ŠKODA ENYAQ <span>i</span>V: a car with no carbon footprint

ŠKODA ENYAQ iV: a car with no carbon footprint

eMOBILITY

It emits no local emissions and its production has no carbon footprint. The ŠKODA ENYAQ iV reaches customers with a carbon neutral balance.

3. 8. 2021

All ŠKODA plants in the Czech Republic are due to be CO2 neutral by the end of this decade. Thanks to the switch to clean heating fuels and electricity from renewable sources, vehicle production is leaving a smaller and smaller carbon footprint. The Czech carmaker’s Vrchlabí plant has already been carbon neutral since the end of 2020.

Hand in hand with these actions is the clean-up of the production of the cars themselves. And where else to start but with the environmentally friendly ŠKODA ENYAQ iV electric car? “We are working to have carbon-free production through a series of measures such as the introduction of an energy management system, optimising ventilation, closing heating circuits that are no longer in use, replacing and regulating lighting or installing smart HVAC controls and, temporarily, buying emission offsets. VW Group decided last year that all electric cars on the MEB platform will be CO2 neutral when they are handed over to the customer, which we guarantee with certification from TÜV NORD CERT,” says Peter Juhasz, Project Manager for Product Sustainability.

Manufacturing electric cars is a very demanding process that naturally involves unwanted emissions. That’s why the decision was made: let’s strive to make electric cars carbon neutral throughout their entire life cycle.

Examples of sustainability measures at ŠKODA:

At the company’s headquarters in Mladá Boleslav, ŠKODA completed the installation of a new photovoltaic system at its service centre in Kosmonosy in November 2020. Covering more than 2,200 square metres, the panels supply more than 450 MWh of sustainably produced energy per year.

The largest rooftop photovoltaic system in the Czech Republic with almost 6,000 solar modules is also being built on the roofs of the ŠKODA Parts Center and the logistics building. The nominal output of the plant is 2,300 kW and annual electricity production exceeds 2,200 MWh. 

At the Indian manufacturing plant in Pune, one of the largest rooftop solar systems in India is helping to significantly reduce the environmental footprint: 25,770 photovoltaic modules cover approximately 15 per cent of the plant’s annual electricity requirements, and this measure reduces carbon dioxide emissions by 9,000 tons per year.

The OPTIKON app, developed by the Czech car manufacturer, shows in detail how smart ideas can reduce emissions. Using artificial intelligence, the app ensures the best possible use of space in shipping containers. In the first half of 2020 alone, 151 container transports were saved and 80 tonnes of CO2 emissions were saved as a result.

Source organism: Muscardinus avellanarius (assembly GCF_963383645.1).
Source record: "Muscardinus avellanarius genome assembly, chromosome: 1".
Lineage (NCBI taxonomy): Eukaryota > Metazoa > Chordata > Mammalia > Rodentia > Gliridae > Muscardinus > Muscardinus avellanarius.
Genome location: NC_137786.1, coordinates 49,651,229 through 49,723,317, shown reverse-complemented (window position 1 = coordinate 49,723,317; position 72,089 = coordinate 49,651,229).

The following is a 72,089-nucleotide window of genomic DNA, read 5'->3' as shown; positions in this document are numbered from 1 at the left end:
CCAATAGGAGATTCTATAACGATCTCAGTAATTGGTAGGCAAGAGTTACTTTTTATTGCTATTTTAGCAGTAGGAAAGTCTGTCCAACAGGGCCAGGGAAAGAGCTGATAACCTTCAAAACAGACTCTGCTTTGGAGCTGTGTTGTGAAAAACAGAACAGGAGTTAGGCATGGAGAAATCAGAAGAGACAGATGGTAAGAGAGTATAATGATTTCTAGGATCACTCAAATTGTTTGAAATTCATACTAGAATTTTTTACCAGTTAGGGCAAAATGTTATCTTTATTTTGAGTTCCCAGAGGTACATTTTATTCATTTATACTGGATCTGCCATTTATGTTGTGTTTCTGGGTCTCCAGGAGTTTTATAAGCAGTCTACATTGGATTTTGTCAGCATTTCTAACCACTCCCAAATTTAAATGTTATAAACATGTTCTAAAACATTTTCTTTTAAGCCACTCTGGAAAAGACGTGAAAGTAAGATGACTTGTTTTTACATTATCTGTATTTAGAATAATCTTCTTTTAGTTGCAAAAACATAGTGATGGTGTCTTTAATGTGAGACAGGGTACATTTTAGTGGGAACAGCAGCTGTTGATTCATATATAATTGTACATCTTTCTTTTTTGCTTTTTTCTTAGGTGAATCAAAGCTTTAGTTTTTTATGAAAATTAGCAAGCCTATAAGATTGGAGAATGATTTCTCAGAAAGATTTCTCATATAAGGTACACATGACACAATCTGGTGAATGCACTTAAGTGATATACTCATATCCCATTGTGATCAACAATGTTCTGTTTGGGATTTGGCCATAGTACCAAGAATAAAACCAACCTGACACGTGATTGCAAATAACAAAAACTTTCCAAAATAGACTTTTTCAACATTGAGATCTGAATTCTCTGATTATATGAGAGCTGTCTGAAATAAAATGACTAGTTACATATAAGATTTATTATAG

In addition to all the measures in the production plants themselves, other steps are needed to achieve this. Emission offsets in production plants have already been mentioned – and it is practically the same for offsets in a vehicle’s production phase. “This is about emissions that are released into the air before the car gets to the showroom and is charged for the first time – in other words, components manufactured by suppliers and then transported to the factory; assembly at our factory; and delivering the finished cars by rail or road to dealers. We offset all of this for the customer by purchasing CO2 credits (certificates), which guarantees that our electric cars actually have a carbon neutral footprint in the showroom,” explains Juhasz.

ŠKODA is thus also looking to reduce CO2 emissions proportionately in the supply chain and in the entire production process and logistics, including by using electricity from renewables or avoiding emissions generation altogether. For example, the supplier LG already guarantees the use of renewable electricity in the production of the ENYAQ iV battery. ŠKODA ENYAQ iV drivers can thus stay 100% green if they charge the SUV exclusively with green electricity produced from renewable sources.

The Czech carmaker has calculated exactly how much CO2 is generated by the entire cycle from the start of production to transport to the showroom – it can therefore buy the appropriate quantity of offsets. “We know exactly how much CO2 we need to offset for all ENYAQ iV cars in a given year and how many CO2 certificates we therefore need. The CO2 certificates we buy relate to wind power projects in India. The park in Tamil Nadu in the south of the country will comprise 100 wind turbines. With a total capacity of 200 MW, it will supply clean energy to 600,000 households.

The second life of batteries

The issue of recycling is also part of the product life cycle assessment. When ENYAQ iV batteries reach the end of their service life, they will first be given a “second life” in the ŠKODA iV smart energy storage system. This measure extends the batteries’ life and thus improves their environmental footprint. Subsequently, the batteries are recycled and the used raw materials are sent for further use. The CO2 emissions resulting from recycling the car are already taken into account: emissions are reduced by a combination of the high degree of recycling and the extensive use of already reused or recyclable materials.

A clever energy storage system powered by used batteries from ŠKODA iV models stores sustainably generated electricity. This allows ŠKODA dealerships to charge electric vehicles quickly and flexibly and to power the lighting and air-conditioning in showrooms and workshops.

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